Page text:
(a.k.a. Red Car Day at Chez la Vache!)
1962 Studebaker Gran Turismo Hawk
One recent Ruby Tuesday post was about the still-beautiful 1953 Studebaker Commander Starliner, which (as you have read) is in «Louis'» opinion, the most beautiful car ever built. More recently, «Louis» showed how the '53-'54 Starliner had evolved into the 1956 Studebaker Hawks. Skipping the '57-'58 Golden Hawks, today, we turn to the beautiful 1962 Gran Turismo Hawk.
Studebaker had rescued itself when the compact Lark was introduced in 1959, but the rescue was short-lived as GM, Ford and Chrysler introduced their own compact cars. Studebaker was soon back on the ropes. The Studebaker board brought a hard-charging Marine with the unlikely name of Sherwood Harry Egbert in to close out the car business. With the initial success of the Lark, the board, instead of putting money into the car business, went on an acquisition spree other companies, not necessarily related to the car business. "Conglomerates" being all the rage in the corporate world in those days, the Studebaker board bought Paxton Supercharger, Onan Electric, STP Oil Treatment and several other companies, and Egbert was hired to close out the car business. Egbert wasn't a "car guy" when he arrived at Studebaker, but quickly became one.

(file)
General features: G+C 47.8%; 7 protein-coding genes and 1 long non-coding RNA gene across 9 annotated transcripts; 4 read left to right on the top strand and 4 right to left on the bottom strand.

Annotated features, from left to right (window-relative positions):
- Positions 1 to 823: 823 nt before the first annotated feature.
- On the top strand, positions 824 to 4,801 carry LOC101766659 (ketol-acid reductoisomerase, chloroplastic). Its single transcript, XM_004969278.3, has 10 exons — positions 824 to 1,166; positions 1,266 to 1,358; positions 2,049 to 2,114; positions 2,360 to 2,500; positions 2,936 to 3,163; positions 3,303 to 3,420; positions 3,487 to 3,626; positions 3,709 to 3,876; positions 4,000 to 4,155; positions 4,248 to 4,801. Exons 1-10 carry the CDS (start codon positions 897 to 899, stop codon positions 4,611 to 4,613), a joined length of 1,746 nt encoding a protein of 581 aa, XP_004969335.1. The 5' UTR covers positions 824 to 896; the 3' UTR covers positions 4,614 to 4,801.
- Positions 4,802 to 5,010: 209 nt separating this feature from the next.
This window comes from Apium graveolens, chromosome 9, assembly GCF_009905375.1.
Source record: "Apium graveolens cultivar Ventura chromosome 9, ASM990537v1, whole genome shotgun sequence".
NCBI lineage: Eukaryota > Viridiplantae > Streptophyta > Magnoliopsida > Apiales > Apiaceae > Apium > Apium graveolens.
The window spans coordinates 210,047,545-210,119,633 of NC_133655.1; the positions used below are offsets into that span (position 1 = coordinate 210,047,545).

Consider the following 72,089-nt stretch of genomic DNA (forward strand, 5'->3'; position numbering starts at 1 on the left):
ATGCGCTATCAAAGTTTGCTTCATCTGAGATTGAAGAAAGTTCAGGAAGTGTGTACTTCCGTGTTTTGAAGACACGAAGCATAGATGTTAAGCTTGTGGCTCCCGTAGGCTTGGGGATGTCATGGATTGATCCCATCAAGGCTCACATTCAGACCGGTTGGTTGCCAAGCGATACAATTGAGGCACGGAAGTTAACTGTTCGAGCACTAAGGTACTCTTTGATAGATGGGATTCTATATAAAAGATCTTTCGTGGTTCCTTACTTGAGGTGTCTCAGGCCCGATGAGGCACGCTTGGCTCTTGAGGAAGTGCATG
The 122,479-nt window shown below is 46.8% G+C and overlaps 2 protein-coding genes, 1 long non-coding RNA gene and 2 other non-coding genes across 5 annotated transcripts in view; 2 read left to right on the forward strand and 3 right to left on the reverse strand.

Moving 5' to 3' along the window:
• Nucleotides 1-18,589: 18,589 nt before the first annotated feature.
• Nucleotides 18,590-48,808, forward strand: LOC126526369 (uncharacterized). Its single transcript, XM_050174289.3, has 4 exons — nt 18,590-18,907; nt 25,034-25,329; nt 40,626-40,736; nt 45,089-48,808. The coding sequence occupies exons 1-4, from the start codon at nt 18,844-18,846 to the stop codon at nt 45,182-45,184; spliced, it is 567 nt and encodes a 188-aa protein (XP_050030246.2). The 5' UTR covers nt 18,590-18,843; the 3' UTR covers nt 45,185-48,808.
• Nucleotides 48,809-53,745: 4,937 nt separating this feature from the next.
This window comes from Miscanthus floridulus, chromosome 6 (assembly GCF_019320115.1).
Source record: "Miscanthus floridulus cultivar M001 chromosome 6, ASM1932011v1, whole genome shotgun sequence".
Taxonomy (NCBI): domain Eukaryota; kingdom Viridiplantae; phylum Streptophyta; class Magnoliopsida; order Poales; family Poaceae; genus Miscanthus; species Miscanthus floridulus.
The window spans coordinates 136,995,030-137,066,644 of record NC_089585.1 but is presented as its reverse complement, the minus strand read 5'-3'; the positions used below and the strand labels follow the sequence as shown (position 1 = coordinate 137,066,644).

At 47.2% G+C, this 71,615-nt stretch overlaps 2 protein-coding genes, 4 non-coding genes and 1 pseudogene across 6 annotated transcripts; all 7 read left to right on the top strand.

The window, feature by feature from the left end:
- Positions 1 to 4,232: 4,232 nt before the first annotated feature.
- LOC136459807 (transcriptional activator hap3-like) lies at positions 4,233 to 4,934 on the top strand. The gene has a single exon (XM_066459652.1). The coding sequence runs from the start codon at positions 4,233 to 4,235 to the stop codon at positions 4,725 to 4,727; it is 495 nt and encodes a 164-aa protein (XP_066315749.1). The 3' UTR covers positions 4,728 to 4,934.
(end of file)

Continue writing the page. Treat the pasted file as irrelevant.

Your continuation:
Against his orders from the board, he set about to save the car business. He hired famous industrial designer Brooks Stevens to re-style the Hawk and to develop new cars for the 1965 model year. Egbert also hired Raymond Loewy to design the Avanti, more about which in a future post.
Stevens, with no money to work with, pulled off a miracle in his re-style of the Hawk, which was still the 1953 Starliner underneath. He added a Thunderbird-style roof, removed the fins grafted on in 1956, made the grill more classic in appearance and came up with a design that still looks good today. The car gave Studebaker dealers a much needed boost in showroom traffic - but the clock ran out and events conspired against Egbert and Stevens to complete their plans for a complete make-over of the Studebaker line...